Monthly Archives: August 2022

Applied behavior analysis (ABA) and relationships

Over a year ago, my mom urged me against having a tit-for-tat mentality in relationships. Since then, I have wondered: does this mean pure cooperation–no defection at all (ideal)–or only defecting after two offenses? Everyone deserves a second chance…but, what about a third?

As someone new to the field of ABA, I got to wondering this past week about its discouragement of punishment. Punishment in the field can be justified perhaps only as follows: a client fails to produce correct behavior more than twice in a row. (This occurs after a reinforcement protocol of correct behavior.) After two offenses, what is a competent behavior interventionist to do without giving up? One answer would be to switch to a better reinforcement procedure, such as differential reinforcement of incompatible behavior (DRI). It is better to teach over an inappropriate behavior with a replacement behavior than to take away something valued.

Tit-for-tat might be the optimal strategy to employ in a prisoner’s dilemma setting. But, its success as a relational tactic is likely only limited to such contexts. Certainly, escalating or snowballing with someone into mutually frustrated (or, God forbid–vengeful) behavior won’t be a good time! But in settings like romantic relationships or ABA, tit-for-tat should be transcended in favor of always seeking to establish cooperation (or, worst-case, healthily-spirited competition or friendly rivalry).

Love keeps no record of wrongs. Let them go with forgiveness and grace, and work to do better in one’s relationships next time!


Grief (and beyond): Netflix’s *Never Have I Ever* 《spoilers》

A central theme running through this series is grief. Devi Vishwakumar and her mother must face the recent death of the former’s dad and latter’s husband. I just finished watching Season 3, which seems to give the most solid treatment of Devi’s grief.

The first explicit case of grief in this season happens as Devi moves on after Paxton breaks up with her. Narrator John McEnroe lists three of five stages of grief per Kübler-Ross’ model: anger (“raging”), depression (“wallowing”)–and finally, acceptance.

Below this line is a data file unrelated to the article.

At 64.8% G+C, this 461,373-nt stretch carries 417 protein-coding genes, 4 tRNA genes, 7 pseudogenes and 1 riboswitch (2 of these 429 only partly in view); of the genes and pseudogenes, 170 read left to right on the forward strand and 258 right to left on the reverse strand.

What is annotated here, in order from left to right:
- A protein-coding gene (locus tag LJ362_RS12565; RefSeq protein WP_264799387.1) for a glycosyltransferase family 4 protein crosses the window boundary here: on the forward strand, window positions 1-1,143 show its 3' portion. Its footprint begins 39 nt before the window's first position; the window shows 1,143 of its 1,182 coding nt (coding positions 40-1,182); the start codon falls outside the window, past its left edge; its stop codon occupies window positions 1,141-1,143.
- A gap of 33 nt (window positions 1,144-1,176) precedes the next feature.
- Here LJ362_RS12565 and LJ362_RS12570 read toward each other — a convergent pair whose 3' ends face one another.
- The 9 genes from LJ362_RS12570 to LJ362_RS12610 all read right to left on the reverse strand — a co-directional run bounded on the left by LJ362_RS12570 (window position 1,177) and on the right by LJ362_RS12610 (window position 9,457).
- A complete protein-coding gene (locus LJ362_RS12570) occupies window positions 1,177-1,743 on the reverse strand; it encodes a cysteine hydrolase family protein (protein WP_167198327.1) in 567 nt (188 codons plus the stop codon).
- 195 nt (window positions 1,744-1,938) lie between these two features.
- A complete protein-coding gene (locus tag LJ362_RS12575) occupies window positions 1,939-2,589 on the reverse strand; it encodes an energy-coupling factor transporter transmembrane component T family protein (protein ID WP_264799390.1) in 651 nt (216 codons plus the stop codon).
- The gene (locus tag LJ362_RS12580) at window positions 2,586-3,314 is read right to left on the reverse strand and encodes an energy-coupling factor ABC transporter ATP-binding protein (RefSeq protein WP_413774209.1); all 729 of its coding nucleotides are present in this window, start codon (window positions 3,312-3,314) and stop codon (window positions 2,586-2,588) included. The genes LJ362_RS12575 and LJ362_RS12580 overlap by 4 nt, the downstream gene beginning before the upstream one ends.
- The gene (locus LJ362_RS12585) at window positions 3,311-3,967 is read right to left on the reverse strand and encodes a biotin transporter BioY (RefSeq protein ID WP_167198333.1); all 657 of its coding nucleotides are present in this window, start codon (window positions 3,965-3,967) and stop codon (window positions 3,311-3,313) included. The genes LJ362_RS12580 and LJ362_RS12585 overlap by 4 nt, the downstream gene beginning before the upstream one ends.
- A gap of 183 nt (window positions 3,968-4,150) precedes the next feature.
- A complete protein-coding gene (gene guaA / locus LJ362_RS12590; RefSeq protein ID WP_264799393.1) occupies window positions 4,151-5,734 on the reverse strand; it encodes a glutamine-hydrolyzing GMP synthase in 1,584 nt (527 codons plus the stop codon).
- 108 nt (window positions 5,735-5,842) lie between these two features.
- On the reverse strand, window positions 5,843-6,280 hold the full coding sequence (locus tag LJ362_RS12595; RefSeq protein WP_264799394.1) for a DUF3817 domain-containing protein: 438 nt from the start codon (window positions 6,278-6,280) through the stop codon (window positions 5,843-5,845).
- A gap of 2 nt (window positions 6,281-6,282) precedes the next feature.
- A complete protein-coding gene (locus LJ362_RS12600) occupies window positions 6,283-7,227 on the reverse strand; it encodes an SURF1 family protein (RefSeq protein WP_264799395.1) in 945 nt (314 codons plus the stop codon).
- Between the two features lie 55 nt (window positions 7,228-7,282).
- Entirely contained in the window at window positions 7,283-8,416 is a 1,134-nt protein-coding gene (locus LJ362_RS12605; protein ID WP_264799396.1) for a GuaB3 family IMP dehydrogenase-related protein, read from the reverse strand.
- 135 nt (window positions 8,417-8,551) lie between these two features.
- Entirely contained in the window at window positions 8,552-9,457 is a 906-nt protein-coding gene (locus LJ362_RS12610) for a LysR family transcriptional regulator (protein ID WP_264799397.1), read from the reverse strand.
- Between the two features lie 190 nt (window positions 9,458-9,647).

Devi notes to therapist Jamie Ryan (played by Niecy Nash) that her life is going well, and she feels guilty for such given her late father Mohan’s passing. In Episode 9 of this season, Devi plays her first harp concert since Mohan’s heart attack at her performance just a couple of years prior. After retreating anxiously to the bathroom just before playing in this season’s concert, Devi is able to confide in her boyfriend Des’ mother Rhyah that she had a visual hallucination of Mohan sitting in the audience.

Rhyah validates Devi’s feelings, supporting her enough for Devi to successfully play through her performance. While Rhyah is later shown to not be fully understanding, this portion of Season 3 shows Devi being able to lean on those close to her as she copes with her feelings of grief.

Finally, following Paxton’s graduation speech at the end of the season, Devi acknowledges that he got her through her dad’s death. This is a touching moment worthy of a goodbye, as Paxton will be leaving Sherman Oaks (and Devi) to attend Arizona State University. What starts off as an enduring obsession with Paxton for Devi ends up being a “dream” that allows her to move forward and let others into her life. Overall, Devi handles her grief maturely by letting people get close to her throughout the series.

As someone who has studied and/or worked in the field of psychology for 13 years, I look forward to seeing what Devi’s previously defining grief transforms into in Season 4. After learning acceptance through her relationship with Paxton, what will come next for this teenage Indian-American character?